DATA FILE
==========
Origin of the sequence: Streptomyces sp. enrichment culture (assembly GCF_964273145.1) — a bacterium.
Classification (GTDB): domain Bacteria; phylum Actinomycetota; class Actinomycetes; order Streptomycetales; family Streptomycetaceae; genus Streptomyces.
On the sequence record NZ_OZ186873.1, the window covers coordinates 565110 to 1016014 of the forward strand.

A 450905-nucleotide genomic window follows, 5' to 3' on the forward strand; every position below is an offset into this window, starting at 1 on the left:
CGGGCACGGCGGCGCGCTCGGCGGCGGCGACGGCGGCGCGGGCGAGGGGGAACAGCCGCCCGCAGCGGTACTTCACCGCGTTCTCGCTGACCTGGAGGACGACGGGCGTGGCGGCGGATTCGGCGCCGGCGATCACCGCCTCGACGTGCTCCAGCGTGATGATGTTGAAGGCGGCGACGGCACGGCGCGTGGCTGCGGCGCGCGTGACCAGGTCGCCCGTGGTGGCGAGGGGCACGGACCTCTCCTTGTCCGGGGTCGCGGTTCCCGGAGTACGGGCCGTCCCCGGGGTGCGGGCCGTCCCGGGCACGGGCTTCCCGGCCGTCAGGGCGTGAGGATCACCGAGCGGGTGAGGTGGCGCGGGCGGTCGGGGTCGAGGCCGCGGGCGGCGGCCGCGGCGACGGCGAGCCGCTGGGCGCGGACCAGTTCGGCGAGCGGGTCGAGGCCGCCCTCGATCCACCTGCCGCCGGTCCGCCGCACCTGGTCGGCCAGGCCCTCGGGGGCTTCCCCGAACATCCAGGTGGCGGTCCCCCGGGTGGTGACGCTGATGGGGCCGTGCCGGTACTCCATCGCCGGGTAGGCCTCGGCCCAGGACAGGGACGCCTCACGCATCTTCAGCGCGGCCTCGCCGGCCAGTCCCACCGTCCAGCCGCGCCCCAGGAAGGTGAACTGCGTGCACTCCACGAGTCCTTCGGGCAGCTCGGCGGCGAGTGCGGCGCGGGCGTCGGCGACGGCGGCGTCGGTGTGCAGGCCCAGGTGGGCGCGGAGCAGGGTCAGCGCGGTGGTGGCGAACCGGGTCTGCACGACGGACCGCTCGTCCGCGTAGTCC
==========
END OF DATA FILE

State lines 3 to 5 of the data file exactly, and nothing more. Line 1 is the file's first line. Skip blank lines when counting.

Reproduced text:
On the sequence record NZ_OZ186873.1, the window covers coordinates 565110 to 1016014 of the forward strand.

A 450905-nucleotide genomic window follows, 5' to 3' on the forward strand; every position below is an offset into this window, starting at 1 on the left:
CGGGCACGGCGGCGCGCTCGGCGGCGGCGACGGCGGCGCGGGCGAGGGGGAACAGCCGCCCGCAGCGGTACTTCACCGCGTTCTCGCTGACCTGGAGGACGACGGGCGTGGCGGCGGATTCGGCGCCGGCGATCACCGCCTCGACGTGCTCCAGCGTGATGATGTTGAAGGCGGCGACGGCACGGCGCGTGGCTGCGGCGCGCGTGACCAGGTCGCCCGTGGTGGCGAGGGGCACGGACCTCTCCTTGTCCGGGGTCGCGGTTCCCGGAGTACGGGCCGTCCCCGGGGTGCGGGCCGTCCCGGGCACGGGCTTCCCGGCCGTCAGGGCGTGAGGATCACCGAGCGGGTGAGGTGGCGCGGGCGGTCGGGGTCGAGGCCGCGGGCGGCGGCCGCGGCGACGGCGAGCCGCTGGGCGCGGACCAGTTCGGCGAGCGGGTCGAGGCCGCCCTCGATCCACCTGCCGCCGGTCCGCCGCACCTGGTCGGCCAGGCCCTCGGGGGCTTCCCCGAACATCCAGGTGGCGGTCCCCCGGGTGGTGACGCTGATGGGGCCGTGCCGGTACTCCATCGCCGGGTAGGCCTCGGCCCAGGACAGGGACGCCTCACGCATCTTCAGCGCGGCCTCGCCGGCCAGTCCCACCGTCCAGCCGCGCCCCAGGAAGGTGAACTGCGTGCACTCCACGAGTCCTTCGGGCAGCTCGGCGGCGAGTGCGGCGCGGGCGTCGGCGACGGCGGCGTCGGTGTGCAGGCCCAGGTGGGCGCGGAGCAGGGTCAGCGCGGTGGTGGCGAACCGGGTCTGCACGACGGACCGCTCGTCCGCGTAGTCC